On the car ride to Huffington Post's Oasis, I was listening to Tampa's Mayor Bob Buckhorn talk about the city's police presence and how he and law enforcement have handled Occupy Tampa and Romneyville.
If the RNC occurred last winter or spring, most would have expected a lot of arrests, police boots on protesters' legs, young women being pepper sprayed, detained journalists and Black Bloc riots, but this time around, it seems as though Tampa came into the RNC well-prepared.
The city of Tampa has been more willing than other cities to work with occupiers and visitors to make sure everyone's rights are protected and that everyone stays safe. The mayor said that his priority was to make sure the protesters were able to practice their First Amendment rights and to make sure the delegates and protesters stayed safe and hydrated.
So far so good.
Downtown Tampa is a liberal's heaven. As you approach downtown Tampa, a big sign reads:
"Welcome to Tampa! Where the mayor and all city council members are DEMOCRATS. Enjoy your visit," so it's no surprise to see the city officials do their best to welcome protesters, most of whom are left of center, and their right to peaceably assemble. The fact that the Republicans were convening in a liberal city probably didn't hurt the fact either...
Before the RNC began, much of the sentiment around the nation was that police were going to be in full force, which they were. Also, the perception was that the Republicans, who don't have a positive view of the Occupy movement, were going to pressure city officials to crack down on anyone who challenged the status quo and the establishment.
The city has done one hell of a job keeping things civil. They also got a lot of thanks from the protesters of Romneyville and Occupy Tampa. As the protesters in these camps started to run out of food and water (because their blue bus with a kitchen in it was on the way to New Orleans to help those affected by the flooding) the sheriff's department supplied protesters with boxed lunches and Gatorades.
— Tim Pool (@Timcast) August 30, 2012
— CarsonChambers (@CarsonChambers) August 30, 2012
But who could really blame people for thinking the protests would turn violent? After Occupy Wall Street, Occupy Oakland and after over 800 protesters were arrested at the St. Paul RNC in 2008, people were ready to see police use military tactics to quell any potential riots. At first, protesters were saying they were expecting over 10,000 protesters to descend on the Tamp Bay Times Forum. But the protests never lived up to expectation.
Leonara LaPeter Anton of the Tampa Bay Times wrote an article on this very issue. She worded the sentiment of the protests and lack of excitement perfectly:
"But for whatever reason, as the convention approached its final day, it became clear that the hard-core angry anarchists -- the ones who chain themselves together, who smash windows and sometimes rush police lines en masse -- had failed to show up at one of the biggest political shows of the year.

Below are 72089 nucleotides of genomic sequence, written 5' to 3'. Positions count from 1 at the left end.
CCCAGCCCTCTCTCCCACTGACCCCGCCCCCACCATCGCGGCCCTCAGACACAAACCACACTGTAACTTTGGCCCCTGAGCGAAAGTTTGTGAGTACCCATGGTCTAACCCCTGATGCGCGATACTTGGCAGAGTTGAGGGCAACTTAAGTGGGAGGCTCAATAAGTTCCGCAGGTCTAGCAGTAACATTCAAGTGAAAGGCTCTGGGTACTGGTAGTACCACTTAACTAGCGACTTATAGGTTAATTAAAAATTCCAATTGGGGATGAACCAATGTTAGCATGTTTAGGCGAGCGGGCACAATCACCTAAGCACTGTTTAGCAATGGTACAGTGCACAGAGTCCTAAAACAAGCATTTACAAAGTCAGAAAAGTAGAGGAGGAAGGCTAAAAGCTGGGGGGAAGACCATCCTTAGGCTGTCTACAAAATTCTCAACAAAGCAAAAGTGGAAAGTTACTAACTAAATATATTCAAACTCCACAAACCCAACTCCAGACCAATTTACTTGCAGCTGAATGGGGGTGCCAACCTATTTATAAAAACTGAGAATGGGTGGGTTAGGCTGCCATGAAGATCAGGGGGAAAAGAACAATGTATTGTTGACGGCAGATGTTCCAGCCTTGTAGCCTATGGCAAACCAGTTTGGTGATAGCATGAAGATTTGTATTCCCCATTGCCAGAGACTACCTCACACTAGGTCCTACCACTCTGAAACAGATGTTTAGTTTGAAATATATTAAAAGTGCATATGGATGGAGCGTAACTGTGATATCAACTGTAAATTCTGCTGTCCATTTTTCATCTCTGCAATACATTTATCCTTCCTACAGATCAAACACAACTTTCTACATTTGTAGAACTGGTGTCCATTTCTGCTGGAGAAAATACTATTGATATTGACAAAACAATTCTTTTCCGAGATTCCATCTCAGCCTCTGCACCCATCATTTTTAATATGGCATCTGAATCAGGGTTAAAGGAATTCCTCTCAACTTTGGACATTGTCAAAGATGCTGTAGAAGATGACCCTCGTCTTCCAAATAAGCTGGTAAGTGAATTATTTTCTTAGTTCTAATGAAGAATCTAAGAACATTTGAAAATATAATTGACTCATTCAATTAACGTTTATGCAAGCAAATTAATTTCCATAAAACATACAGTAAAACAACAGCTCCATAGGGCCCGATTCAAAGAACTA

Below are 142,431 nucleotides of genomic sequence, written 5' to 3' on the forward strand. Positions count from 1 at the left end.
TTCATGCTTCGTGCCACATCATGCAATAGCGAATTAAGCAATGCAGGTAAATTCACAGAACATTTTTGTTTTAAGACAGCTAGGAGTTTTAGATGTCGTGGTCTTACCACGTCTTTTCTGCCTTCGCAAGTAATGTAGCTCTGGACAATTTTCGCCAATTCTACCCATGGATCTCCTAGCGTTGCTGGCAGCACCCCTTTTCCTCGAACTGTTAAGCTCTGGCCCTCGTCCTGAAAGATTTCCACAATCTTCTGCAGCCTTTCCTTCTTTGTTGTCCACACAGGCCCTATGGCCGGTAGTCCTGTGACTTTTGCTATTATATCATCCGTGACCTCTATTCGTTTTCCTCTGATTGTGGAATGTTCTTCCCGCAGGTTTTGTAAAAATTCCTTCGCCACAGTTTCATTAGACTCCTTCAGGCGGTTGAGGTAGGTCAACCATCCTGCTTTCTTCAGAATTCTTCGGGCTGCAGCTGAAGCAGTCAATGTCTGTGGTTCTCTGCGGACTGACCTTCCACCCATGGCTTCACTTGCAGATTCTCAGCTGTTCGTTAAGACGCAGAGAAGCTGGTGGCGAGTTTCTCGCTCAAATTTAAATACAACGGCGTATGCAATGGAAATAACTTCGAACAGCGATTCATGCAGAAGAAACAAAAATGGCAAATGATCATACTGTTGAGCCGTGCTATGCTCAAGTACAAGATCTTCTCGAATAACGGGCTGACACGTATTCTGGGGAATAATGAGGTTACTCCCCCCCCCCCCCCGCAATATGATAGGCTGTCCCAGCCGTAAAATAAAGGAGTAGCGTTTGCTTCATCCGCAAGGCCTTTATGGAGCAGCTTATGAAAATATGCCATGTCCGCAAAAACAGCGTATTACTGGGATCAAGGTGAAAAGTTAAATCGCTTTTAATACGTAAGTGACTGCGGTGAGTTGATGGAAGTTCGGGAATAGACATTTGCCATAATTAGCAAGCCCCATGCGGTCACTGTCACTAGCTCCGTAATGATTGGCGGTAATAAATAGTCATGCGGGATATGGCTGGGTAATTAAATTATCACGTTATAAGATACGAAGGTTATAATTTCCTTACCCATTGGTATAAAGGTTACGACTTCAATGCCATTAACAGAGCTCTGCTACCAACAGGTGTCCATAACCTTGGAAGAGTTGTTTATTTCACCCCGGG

No one was as surprised as the protesters themselves."
Even Hillsborough County Sheriff David Gee said, "I'm pretty surprised. I personally thought we would have had more than this," according to TBO.com.
I think the thought of the government spending over $50 million in security and additional law enforcement made a lot of people nervous. Also, RT.com reported that Tampa made room in Orient County Jail for mass arrests by emptying 1,700 beds. Sometimes when authorities prepare for mass arrests, they can subconsciously arrest more people than necessary in order to fulfill quotas. As of Wednesday, three people were arrested according to the Tampa Bay Times; That's about 797 less people arrested than 2008's RNC.
Hurricane Isaac dampened the fire that has sustained protesters for so any months. But I've seen protesters brave worse weather. So this brings a couple of questions to mind. For one, is the Occupy movement losing steam? If the movement is still strong, then was it Police Chief Jane Castor and Mayor Bob Buckhorn who did just what their job description reads: to protect and serve the public?
I found myself not being very excited for many of the events at the convention except for the events that weren't associated with the RNC. Even the speeches at the RNC this year lacked that certain something.
One person I am sure the Republicans missed was Sarah Palin. More than anything, they missed the enthusiasm she brought to the convention. Like President Obama, Sarah Palin had star power; She made the convention interesting. She was a controversial figure who stirred the emotions of the people from both parties.
There seems to be a positive correlation between the enthusiasm among the convention speakers and protester turnout. If the DNC draws a larger number of protesters, that theory may be supported. President Obama is a charismatic leader and great orator. Many on the left are not only disappointed with Obama's presidency (although some also had larger-than-life expectations), but they're upset with Obama's drone wars, secret kill list, how he's handled the invisible war in Afghanistan and the Libyan intervention. Protesters in Tampa can't really hold Mitt Romney accountable for major legislation and foreign policy because Romney's only been governor. Obama, as the president of the United States for the past three and a half years has a larger collection of accomplishments -- for better of for worse.
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